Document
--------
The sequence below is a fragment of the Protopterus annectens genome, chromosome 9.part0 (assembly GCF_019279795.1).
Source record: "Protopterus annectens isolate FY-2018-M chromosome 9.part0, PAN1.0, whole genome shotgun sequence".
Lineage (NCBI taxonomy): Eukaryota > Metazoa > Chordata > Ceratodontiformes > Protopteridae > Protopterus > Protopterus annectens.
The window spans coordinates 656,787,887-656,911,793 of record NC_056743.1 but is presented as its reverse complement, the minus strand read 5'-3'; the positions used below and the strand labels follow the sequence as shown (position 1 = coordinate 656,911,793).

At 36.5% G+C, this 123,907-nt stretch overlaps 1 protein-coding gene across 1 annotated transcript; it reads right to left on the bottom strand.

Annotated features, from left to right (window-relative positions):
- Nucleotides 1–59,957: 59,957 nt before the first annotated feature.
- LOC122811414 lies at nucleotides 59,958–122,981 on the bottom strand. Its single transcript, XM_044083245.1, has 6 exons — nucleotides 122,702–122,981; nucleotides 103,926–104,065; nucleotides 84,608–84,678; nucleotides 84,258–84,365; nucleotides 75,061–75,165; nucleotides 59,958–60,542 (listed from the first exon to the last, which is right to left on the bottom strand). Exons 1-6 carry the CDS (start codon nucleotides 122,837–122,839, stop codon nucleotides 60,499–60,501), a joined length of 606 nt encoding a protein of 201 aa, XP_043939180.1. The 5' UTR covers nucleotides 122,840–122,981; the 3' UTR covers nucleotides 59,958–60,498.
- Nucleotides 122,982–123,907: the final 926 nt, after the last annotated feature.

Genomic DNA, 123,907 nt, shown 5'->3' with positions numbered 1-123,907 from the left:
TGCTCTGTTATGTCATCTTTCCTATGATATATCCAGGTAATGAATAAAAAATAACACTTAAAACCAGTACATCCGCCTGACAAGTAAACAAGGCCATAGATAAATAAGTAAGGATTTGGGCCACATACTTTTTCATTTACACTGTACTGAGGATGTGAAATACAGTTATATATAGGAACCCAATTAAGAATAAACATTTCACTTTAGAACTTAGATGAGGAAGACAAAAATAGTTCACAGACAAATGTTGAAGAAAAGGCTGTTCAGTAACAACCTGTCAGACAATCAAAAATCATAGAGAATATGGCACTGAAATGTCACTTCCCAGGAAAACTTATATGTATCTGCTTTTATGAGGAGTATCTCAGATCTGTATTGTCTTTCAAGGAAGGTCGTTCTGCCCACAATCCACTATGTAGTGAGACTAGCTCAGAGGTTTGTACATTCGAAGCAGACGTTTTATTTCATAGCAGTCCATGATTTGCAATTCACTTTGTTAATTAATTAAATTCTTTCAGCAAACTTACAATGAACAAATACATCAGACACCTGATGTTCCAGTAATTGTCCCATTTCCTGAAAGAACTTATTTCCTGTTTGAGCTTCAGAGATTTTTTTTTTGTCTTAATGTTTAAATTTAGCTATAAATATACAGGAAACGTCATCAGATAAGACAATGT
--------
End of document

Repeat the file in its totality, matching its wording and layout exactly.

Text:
The sequence below is a fragment of the Protopterus annectens genome, chromosome 9.part0 (assembly GCF_019279795.1).
Source record: "Protopterus annectens isolate FY-2018-M chromosome 9.part0, PAN1.0, whole genome shotgun sequence".
Lineage (NCBI taxonomy): Eukaryota > Metazoa > Chordata > Ceratodontiformes > Protopteridae > Protopterus > Protopterus annectens.
The window spans coordinates 656,787,887-656,911,793 of record NC_056743.1 but is presented as its reverse complement, the minus strand read 5'-3'; the positions used below and the strand labels follow the sequence as shown (position 1 = coordinate 656,911,793).

At 36.5% G+C, this 123,907-nt stretch overlaps 1 protein-coding gene across 1 annotated transcript; it reads right to left on the bottom strand.

Annotated features, from left to right (window-relative positions):
- Nucleotides 1–59,957: 59,957 nt before the first annotated feature.
- LOC122811414 lies at nucleotides 59,958–122,981 on the bottom strand. Its single transcript, XM_044083245.1, has 6 exons — nucleotides 122,702–122,981; nucleotides 103,926–104,065; nucleotides 84,608–84,678; nucleotides 84,258–84,365; nucleotides 75,061–75,165; nucleotides 59,958–60,542 (listed from the first exon to the last, which is right to left on the bottom strand). Exons 1-6 carry the CDS (start codon nucleotides 122,837–122,839, stop codon nucleotides 60,499–60,501), a joined length of 606 nt encoding a protein of 201 aa, XP_043939180.1. The 5' UTR covers nucleotides 122,840–122,981; the 3' UTR covers nucleotides 59,958–60,498.
- Nucleotides 122,982–123,907: the final 926 nt, after the last annotated feature.

Genomic DNA, 123,907 nt, shown 5'->3' with positions numbered 1-123,907 from the left:
TGCTCTGTTATGTCATCTTTCCTATGATATATCCAGGTAATGAATAAAAAATAACACTTAAAACCAGTACATCCGCCTGACAAGTAAACAAGGCCATAGATAAATAAGTAAGGATTTGGGCCACATACTTTTTCATTTACACTGTACTGAGGATGTGAAATACAGTTATATATAGGAACCCAATTAAGAATAAACATTTCACTTTAGAACTTAGATGAGGAAGACAAAAATAGTTCACAGACAAATGTTGAAGAAAAGGCTGTTCAGTAACAACCTGTCAGACAATCAAAAATCATAGAGAATATGGCACTGAAATGTCACTTCCCAGGAAAACTTATATGTATCTGCTTTTATGAGGAGTATCTCAGATCTGTATTGTCTTTCAAGGAAGGTCGTTCTGCCCACAATCCACTATGTAGTGAGACTAGCTCAGAGGTTTGTACATTCGAAGCAGACGTTTTATTTCATAGCAGTCCATGATTTGCAATTCACTTTGTTAATTAATTAAATTCTTTCAGCAAACTTACAATGAACAAATACATCAGACACCTGATGTTCCAGTAATTGTCCCATTTCCTGAAAGAACTTATTTCCTGTTTGAGCTTCAGAGATTTTTTTTTTGTCTTAATGTTTAAATTTAGCTATAAATATACAGGAAACGTCATCAGATAAGACAATGT